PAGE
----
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Clouds and Coins

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Couple of interesting acquisitions on this rainy Austin Tuesday.

Cryptocurrency firm Coinbase is looking to add more cryptocurrencies to its exchange through its acquisition of blockchain intelligence startup, Neutrino.

Terms of the deal were not disclosed, but here’s the skinny on Neutrino according to a story from TechCrunch:

Based in Italy, Neutrino helps map blockchain networks, and in particular crypto token transactions, to pull in information and insight. With the rise of thefts, that includes a major focus on services for law enforcement agencies to track stolen digital assets while it also includes tracking ransomware and analyzing ‘darknets.’ Other solutions include tracking services for investment and finance companies to help find rising tokens and assets, an area Coinbase could clearly capitalize on as it goes after security token offerings.

Coinbase engineering director Varun Srinivasan wrote in a blog post that “By analyzing data on public blockchains, Neutrino will help us prevent theft of funds from peoples’ accounts, investigate ransomware attacks, and identify bad actors.” 

So, the picks, shovels, and locks plays continue to abound in the blockchain realm.

And the other big deal today, Google announced it was acquiring cloud start-up Alooma.

Alooma helps companies migrate their data from multiple sources to one data warehouse.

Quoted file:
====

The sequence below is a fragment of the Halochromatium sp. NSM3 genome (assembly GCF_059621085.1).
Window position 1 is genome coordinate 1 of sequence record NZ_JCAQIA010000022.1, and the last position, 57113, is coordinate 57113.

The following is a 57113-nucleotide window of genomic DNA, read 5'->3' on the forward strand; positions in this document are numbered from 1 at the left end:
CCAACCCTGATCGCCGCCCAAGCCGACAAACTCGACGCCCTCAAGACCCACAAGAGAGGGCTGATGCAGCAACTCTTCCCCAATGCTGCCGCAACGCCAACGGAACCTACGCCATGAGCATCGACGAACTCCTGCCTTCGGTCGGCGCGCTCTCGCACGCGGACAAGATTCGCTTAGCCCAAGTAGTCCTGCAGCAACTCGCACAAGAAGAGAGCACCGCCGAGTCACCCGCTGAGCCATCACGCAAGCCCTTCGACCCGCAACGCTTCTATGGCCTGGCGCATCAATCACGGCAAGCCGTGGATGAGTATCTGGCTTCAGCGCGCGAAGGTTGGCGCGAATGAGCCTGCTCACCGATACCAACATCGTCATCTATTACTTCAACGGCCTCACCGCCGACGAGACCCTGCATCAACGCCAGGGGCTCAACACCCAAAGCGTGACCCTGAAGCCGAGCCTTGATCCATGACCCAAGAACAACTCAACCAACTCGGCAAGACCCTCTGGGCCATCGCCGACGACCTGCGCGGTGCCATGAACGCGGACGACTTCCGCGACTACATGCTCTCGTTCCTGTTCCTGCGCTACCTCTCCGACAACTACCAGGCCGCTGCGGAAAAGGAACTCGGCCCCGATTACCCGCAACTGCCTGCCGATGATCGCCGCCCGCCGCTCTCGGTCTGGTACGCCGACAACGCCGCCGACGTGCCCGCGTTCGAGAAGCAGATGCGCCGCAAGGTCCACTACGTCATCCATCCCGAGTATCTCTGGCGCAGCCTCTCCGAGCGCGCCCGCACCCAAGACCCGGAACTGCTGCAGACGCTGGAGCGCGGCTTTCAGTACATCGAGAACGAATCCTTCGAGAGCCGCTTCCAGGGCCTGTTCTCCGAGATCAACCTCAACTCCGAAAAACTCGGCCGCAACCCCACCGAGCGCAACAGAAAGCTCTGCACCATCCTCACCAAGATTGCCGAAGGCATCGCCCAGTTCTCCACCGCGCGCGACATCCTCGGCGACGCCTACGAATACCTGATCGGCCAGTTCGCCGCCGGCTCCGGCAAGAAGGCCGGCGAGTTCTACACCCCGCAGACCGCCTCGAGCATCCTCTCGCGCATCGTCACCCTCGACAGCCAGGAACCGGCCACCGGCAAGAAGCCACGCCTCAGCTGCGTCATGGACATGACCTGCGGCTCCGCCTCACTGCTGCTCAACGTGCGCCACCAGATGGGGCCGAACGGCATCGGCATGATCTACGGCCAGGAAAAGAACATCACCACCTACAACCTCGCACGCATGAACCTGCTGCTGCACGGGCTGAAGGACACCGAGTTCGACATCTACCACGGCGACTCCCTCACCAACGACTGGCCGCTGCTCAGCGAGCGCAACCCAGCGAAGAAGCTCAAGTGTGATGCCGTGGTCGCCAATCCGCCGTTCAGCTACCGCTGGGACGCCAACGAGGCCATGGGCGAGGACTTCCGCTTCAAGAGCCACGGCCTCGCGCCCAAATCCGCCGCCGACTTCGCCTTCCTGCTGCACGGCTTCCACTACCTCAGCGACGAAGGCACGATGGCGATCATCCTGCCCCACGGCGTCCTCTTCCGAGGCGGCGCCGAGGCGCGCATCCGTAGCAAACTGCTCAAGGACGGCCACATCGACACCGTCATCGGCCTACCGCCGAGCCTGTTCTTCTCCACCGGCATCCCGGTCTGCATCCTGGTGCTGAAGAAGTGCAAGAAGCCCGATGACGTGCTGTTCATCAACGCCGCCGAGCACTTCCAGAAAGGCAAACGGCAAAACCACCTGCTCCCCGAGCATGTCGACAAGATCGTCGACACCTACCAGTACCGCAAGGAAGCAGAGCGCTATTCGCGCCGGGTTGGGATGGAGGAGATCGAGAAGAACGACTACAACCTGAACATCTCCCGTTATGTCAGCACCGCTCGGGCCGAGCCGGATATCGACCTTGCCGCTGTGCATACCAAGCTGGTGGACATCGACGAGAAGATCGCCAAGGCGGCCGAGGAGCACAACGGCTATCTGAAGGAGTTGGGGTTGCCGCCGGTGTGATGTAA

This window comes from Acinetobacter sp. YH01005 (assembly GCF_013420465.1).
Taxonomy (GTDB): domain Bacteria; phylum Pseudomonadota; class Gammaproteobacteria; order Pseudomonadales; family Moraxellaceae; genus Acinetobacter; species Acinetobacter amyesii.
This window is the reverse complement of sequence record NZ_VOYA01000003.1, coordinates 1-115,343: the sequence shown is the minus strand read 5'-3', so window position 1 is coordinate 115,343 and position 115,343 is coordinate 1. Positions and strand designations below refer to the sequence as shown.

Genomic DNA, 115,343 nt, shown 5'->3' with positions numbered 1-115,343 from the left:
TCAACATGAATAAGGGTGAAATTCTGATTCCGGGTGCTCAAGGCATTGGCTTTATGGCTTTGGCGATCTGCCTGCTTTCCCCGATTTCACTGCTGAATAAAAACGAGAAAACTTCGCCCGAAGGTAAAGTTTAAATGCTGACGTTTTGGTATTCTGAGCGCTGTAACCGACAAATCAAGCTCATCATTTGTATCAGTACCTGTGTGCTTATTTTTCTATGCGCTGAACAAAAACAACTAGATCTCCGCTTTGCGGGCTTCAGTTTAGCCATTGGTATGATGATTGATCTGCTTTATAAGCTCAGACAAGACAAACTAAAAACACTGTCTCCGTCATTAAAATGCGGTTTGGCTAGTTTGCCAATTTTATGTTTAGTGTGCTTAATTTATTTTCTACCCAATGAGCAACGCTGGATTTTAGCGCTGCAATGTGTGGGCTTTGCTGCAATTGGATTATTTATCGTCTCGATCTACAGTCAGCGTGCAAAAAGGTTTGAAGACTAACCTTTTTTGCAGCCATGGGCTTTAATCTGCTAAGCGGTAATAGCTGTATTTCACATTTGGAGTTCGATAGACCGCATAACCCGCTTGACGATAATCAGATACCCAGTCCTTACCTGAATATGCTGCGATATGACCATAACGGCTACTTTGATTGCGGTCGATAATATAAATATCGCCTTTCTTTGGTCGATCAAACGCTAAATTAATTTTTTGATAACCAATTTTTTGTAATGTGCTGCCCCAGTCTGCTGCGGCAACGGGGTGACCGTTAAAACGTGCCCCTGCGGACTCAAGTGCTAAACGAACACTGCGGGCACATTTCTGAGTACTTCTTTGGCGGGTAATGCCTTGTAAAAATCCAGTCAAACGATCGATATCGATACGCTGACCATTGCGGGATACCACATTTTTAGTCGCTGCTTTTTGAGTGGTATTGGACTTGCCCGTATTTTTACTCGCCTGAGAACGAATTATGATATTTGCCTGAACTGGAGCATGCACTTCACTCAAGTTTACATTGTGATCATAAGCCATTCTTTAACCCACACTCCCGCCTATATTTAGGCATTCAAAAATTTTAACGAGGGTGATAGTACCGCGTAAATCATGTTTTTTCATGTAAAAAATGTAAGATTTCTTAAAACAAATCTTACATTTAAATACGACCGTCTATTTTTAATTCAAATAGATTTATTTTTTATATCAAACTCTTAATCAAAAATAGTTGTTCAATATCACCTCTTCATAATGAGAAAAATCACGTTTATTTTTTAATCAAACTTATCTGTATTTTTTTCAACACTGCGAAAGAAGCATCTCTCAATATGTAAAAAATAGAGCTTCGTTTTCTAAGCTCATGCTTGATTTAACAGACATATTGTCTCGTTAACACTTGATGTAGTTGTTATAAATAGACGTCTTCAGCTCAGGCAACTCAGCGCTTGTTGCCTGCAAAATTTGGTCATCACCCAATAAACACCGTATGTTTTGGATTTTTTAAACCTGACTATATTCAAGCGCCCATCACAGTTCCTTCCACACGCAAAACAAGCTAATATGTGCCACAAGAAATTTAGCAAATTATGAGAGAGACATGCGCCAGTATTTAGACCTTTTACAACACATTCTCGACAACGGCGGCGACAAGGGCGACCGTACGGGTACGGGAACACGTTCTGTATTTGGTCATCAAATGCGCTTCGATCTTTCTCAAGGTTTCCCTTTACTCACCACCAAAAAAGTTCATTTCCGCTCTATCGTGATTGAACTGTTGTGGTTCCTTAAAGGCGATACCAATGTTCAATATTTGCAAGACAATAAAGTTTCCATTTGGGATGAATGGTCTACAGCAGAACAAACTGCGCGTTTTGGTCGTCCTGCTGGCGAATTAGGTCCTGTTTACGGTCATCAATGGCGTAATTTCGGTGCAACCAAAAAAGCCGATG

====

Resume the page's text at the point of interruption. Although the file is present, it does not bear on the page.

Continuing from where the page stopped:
Terms also not disclosed, but a CNBC report cited Crunchbase when indicating Alooma had raised $15M from multiple investors.

From Google’s blog post on the announcement:

Leading companies across every industry and around the world are moving to the cloud to be more agile, secure and scalable. As organizations modernize their infrastructure to digitally transform themselves, migrating mission critical systems and the data that powers their business success can be daunting. No matter where your data is stored—on premises, in our cloud, or multiple clouds—we want to make that information accessible, valuable, and actionable.

That’s why today we’re announcing our intent to acquire Alooma, a leader in data migration. Alooma helps enterprise companies streamline database migration in the cloud with an innovative data pipeline tool that enables them to move their data from multiple sources to a single data warehouse.

Written by turbotodd

February 19, 2019 at 11:33 am

Think Again

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So much has happened since last I wrote!

I got sick as a dog (apparently spurred on behind the early blooming of the Texas juniper cedars), but then I got well enough to travel out to San Francisco for IBM’s Think event (more on that in a moment).

The Mars Opportunity rover finally decided to call it quits after surviving 5,111 sols (the Martian day equivalent), after it was expected to only last 90! Talk about underpromising and overdelivering.

Opportunity, thanks for all the pics and memories and pics of the Martian surface — and please send Marvin our regards.